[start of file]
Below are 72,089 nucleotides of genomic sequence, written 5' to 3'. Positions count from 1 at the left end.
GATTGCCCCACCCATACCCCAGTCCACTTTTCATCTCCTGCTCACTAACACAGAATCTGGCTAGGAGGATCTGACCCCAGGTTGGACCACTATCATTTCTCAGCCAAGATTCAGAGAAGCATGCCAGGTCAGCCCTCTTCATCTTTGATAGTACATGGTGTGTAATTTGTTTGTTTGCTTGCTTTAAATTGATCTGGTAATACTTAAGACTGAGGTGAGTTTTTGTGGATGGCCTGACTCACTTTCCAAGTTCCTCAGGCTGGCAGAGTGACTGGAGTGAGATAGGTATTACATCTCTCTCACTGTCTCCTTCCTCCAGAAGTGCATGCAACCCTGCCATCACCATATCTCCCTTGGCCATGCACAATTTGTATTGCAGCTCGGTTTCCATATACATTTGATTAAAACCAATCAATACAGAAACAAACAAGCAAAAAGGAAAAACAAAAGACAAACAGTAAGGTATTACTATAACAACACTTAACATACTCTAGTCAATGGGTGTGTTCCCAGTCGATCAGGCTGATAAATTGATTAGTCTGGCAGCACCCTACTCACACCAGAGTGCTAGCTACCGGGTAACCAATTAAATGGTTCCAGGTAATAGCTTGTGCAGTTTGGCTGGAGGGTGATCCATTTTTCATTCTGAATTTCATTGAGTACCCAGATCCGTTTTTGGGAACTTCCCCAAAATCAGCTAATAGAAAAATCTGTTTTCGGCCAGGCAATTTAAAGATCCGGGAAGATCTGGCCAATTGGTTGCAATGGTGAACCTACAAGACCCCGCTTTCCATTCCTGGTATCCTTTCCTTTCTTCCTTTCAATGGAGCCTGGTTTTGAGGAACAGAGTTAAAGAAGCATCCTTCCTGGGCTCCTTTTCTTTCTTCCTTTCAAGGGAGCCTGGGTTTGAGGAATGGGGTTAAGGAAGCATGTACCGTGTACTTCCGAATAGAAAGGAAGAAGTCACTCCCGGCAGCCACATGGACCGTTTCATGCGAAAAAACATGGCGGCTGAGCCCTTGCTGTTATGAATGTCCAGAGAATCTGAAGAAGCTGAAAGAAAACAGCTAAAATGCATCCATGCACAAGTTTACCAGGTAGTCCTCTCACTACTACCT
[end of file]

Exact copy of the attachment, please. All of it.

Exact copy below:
Below are 72,089 nucleotides of genomic sequence, written 5' to 3'. Positions count from 1 at the left end.
GATTGCCCCACCCATACCCCAGTCCACTTTTCATCTCCTGCTCACTAACACAGAATCTGGCTAGGAGGATCTGACCCCAGGTTGGACCACTATCATTTCTCAGCCAAGATTCAGAGAAGCATGCCAGGTCAGCCCTCTTCATCTTTGATAGTACATGGTGTGTAATTTGTTTGTTTGCTTGCTTTAAATTGATCTGGTAATACTTAAGACTGAGGTGAGTTTTTGTGGATGGCCTGACTCACTTTCCAAGTTCCTCAGGCTGGCAGAGTGACTGGAGTGAGATAGGTATTACATCTCTCTCACTGTCTCCTTCCTCCAGAAGTGCATGCAACCCTGCCATCACCATATCTCCCTTGGCCATGCACAATTTGTATTGCAGCTCGGTTTCCATATACATTTGATTAAAACCAATCAATACAGAAACAAACAAGCAAAAAGGAAAAACAAAAGACAAACAGTAAGGTATTACTATAACAACACTTAACATACTCTAGTCAATGGGTGTGTTCCCAGTCGATCAGGCTGATAAATTGATTAGTCTGGCAGCACCCTACTCACACCAGAGTGCTAGCTACCGGGTAACCAATTAAATGGTTCCAGGTAATAGCTTGTGCAGTTTGGCTGGAGGGTGATCCATTTTTCATTCTGAATTTCATTGAGTACCCAGATCCGTTTTTGGGAACTTCCCCAAAATCAGCTAATAGAAAAATCTGTTTTCGGCCAGGCAATTTAAAGATCCGGGAAGATCTGGCCAATTGGTTGCAATGGTGAACCTACAAGACCCCGCTTTCCATTCCTGGTATCCTTTCCTTTCTTCCTTTCAATGGAGCCTGGTTTTGAGGAACAGAGTTAAAGAAGCATCCTTCCTGGGCTCCTTTTCTTTCTTCCTTTCAAGGGAGCCTGGGTTTGAGGAATGGGGTTAAGGAAGCATGTACCGTGTACTTCCGAATAGAAAGGAAGAAGTCACTCCCGGCAGCCACATGGACCGTTTCATGCGAAAAAACATGGCGGCTGAGCCCTTGCTGTTATGAATGTCCAGAGAATCTGAAGAAGCTGAAAGAAAACAGCTAAAATGCATCCATGCACAAGTTTACCAGGTAGTCCTCTCACTACTACCT